ETFs are listed on a stock exchange, and thus, they may be traded in the same way as an equity share. One can invest or sell ETFs in the same manner as they are doing it for stocks. To invest in ETFs, one needs to place a buy order on the stock exchange through the Demat trading account. The order must specify the quantity of ETF units being offered to buy/ sell and the price at which the investor is offering to buy or sell.

As such, the order may be a market order or limit order. A market order means that the order would be executed at whatever the prevailing market price is. In contrast, a limit order specifies the maximum buying/ minimum selling price at which the investor is willing to buy or sell the ETF units.

In case the market price reaches the specified limit price, the order is executed. However, if the specified limit price is not touched, the order is cancelled at day end and the investor will need to place another order on the next trading day if required. Further, such units may be held by the investors only in their Demat accounts.

ETF Need to be more vigilant about process and revise the existing process in conjunction with the compliance teams and create more content for general awareness of passive offerings creation and redemption.

At the time of initial NFO ( New Fund Offer ) for ETF, the money invested by the investors is pooled and an investment portfolio is created which mirrors the composition of the underlying index. The entire investment is bifurcated in ETF units with face value of Rs. 10 each. Once such ETF units are listed post initial allotment, the NAV of the ETF units changes every day. Further, the demand and supply of such ETF units on stock exchanges also determine the real trading price of such units.

When an investor places an order for ETF units on stock exchanges, the ETF units only change hands from one investor to another and there is no change in the overall ETF portfolio. However, sometimes mutual funds act as market makers for the ETF units. As such, they create fresh ETF units at the NAV and provide supply of such ETF units on stock exchanges for the investors to buy.

Similarly, the mutual funds may buy the ETF units on stock exchange in case of higher supply of such units and extinguish such units at NAV. Both of these actions by the mutual fund houses do not otherwise impact the existing investors but just aim to balance the demand- supply of such ETF units on stock exchanges.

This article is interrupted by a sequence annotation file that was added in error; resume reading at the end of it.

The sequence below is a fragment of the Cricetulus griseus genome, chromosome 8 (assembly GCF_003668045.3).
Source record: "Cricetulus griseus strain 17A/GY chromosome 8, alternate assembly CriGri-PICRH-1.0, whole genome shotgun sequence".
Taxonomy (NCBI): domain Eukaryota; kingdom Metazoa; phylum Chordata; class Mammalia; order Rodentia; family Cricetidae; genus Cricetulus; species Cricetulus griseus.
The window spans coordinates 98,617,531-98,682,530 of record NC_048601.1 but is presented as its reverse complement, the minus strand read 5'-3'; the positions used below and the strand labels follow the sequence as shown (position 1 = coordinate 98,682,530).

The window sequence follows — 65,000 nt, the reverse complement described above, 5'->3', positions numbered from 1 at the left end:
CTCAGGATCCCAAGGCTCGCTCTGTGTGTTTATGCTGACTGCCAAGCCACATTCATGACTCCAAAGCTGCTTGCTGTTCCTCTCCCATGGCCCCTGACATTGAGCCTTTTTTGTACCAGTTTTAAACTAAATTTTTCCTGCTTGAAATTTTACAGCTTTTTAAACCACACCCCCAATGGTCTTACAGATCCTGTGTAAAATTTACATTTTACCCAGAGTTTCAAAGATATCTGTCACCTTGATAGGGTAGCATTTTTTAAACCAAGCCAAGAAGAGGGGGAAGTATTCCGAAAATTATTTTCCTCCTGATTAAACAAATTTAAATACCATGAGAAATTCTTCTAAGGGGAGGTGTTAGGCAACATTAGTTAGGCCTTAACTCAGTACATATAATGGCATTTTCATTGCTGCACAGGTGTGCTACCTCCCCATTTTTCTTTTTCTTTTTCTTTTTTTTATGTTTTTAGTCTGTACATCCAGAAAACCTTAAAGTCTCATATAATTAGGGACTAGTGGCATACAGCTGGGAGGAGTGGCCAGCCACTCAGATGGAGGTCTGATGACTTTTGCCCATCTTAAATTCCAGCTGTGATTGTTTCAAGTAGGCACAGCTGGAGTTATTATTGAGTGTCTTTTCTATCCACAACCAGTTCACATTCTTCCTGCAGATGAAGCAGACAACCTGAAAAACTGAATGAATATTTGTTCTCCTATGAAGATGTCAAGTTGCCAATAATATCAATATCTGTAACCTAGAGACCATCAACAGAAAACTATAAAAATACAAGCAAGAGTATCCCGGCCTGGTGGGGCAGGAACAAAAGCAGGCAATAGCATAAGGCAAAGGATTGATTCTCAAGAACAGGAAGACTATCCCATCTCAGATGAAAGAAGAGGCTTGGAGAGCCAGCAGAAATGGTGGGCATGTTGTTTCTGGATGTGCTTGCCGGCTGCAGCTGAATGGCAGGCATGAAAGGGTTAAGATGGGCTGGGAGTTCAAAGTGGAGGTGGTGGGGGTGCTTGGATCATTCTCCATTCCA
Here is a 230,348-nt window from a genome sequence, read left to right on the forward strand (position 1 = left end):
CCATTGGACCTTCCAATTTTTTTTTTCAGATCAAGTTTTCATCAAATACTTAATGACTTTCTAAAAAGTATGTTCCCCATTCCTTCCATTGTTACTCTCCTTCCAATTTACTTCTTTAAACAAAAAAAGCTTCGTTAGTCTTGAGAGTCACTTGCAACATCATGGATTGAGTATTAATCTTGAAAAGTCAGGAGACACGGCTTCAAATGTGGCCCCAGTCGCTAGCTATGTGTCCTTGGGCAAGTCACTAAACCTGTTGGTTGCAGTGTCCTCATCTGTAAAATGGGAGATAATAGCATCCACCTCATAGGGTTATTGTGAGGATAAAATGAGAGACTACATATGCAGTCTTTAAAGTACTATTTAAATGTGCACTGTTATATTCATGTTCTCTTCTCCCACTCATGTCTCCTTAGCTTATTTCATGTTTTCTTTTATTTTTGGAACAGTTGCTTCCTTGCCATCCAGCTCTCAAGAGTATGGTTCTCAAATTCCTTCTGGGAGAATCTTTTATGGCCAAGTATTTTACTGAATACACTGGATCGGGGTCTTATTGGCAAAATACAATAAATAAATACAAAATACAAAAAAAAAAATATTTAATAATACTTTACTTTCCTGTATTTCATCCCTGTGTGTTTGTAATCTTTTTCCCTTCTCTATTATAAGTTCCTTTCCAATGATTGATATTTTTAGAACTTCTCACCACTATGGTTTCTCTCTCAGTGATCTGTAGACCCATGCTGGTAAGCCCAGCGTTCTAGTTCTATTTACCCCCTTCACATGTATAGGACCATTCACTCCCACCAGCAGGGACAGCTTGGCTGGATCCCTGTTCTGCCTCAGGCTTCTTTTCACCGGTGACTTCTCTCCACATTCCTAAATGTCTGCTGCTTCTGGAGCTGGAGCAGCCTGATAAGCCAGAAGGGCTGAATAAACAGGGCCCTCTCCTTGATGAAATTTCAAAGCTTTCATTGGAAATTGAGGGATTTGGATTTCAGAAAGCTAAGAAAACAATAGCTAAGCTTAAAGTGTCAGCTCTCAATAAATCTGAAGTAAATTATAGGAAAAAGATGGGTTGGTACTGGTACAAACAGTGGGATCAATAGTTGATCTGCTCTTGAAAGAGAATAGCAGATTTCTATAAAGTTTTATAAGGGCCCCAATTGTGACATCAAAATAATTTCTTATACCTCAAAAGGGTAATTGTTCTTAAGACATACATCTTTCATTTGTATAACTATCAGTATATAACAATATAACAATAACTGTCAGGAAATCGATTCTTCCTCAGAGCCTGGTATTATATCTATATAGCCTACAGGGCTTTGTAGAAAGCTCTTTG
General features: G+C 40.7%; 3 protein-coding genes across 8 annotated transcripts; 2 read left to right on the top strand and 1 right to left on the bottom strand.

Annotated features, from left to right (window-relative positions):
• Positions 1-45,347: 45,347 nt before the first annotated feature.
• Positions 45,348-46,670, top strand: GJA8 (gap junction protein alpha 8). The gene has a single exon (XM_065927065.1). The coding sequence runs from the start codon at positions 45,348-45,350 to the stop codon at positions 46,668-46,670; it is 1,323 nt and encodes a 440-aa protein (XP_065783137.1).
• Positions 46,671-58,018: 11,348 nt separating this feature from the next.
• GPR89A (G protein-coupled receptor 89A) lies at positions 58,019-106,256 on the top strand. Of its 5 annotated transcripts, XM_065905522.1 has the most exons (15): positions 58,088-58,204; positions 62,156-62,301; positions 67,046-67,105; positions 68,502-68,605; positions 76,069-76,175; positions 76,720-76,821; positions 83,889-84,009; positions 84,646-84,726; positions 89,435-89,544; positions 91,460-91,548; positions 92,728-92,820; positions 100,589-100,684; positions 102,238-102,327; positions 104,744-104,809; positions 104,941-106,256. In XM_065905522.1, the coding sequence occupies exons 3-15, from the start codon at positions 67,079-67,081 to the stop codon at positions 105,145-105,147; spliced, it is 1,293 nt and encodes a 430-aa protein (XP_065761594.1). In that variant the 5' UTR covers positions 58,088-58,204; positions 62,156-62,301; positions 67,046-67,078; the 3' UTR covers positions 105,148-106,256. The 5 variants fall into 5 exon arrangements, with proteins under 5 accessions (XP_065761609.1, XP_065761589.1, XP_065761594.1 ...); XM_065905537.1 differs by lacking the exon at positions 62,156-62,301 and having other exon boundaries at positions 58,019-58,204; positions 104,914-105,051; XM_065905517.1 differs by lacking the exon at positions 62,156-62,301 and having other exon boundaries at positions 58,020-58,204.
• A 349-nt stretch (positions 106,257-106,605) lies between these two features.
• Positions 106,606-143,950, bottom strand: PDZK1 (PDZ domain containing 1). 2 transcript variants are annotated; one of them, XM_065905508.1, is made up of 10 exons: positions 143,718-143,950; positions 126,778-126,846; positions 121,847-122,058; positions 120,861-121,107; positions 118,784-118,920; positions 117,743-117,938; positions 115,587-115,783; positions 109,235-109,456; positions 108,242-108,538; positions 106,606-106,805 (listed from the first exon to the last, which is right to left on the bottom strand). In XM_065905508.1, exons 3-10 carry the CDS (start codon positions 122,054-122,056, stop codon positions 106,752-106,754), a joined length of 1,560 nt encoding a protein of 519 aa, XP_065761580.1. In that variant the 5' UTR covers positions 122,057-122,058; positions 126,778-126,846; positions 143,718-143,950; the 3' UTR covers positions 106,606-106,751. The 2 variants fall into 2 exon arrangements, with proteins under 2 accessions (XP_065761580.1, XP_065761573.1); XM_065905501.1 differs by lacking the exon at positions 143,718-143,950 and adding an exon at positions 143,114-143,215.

Gold ETF vs Gold Funds

An ETF tracking the gold prices in international market is called Gold ETF, while an index fund tracking the commodity is called Gold fund. While the common link between Gold ETF and Gold Funds is that both these are passive investment options, the differences between ETF and Index funds as discussed in the above paragraphs are equally applicable for Gold ETFs and Gold funds.

How to find the right ETFs for your portfolio

Underlying Benchmark

While one may consider all ETFs to be equal being passive investment options, the underlying benchmark being tracked might make a lot of difference. An ETF may track a large cap index like NSE Nifty50, or a small cap index like CNX Small cap 100 or debt indices like SDL index, etc.

All the indices carry the respective risk-reward trade-offs and remain suitable for investors with different risk appetites. One should choose the right index benchmark before zeroing on the right ETF tracking that index.

Average Daily Turnover

Once the investor has selected the suitable index benchmark, one should then review the average daily turnover of different ETFs tracking that index. The liquidity of ETF units on stock exchanges is crucial parameter for an investor, since in absence of sufficient daily turnover, an investor may not be able to buy or sell the ETF units at the market prices and forced to trade at off-market rates to generate sufficient demand. This difference between the market value and the transaction value is referred to as the impact cost.

Total Expense Ratio (TER)

Since scheme expenses is charged to the ETF returns, a higher expense ratio directly impacts the investor returns. As such, in case of two ETFs tracking same benchmark index, the returns of the fund with higher TER will be lower. Thus, one should prefer investing in ETF with lower TER.

Final word

ETFs thus emerge as an attractive investment option for the investors who seek investment exposure towards the benchmark indices, instead of relying upon the fund managers' selection of stocks. As such, investor may consider investing in ETFs for emulating the returns generated by the underlying indices in a cost-effective manner. Additionally, it is convenient to invest in ETFs sitting at the comfort of home, as the investments must be done online through stock exchanges.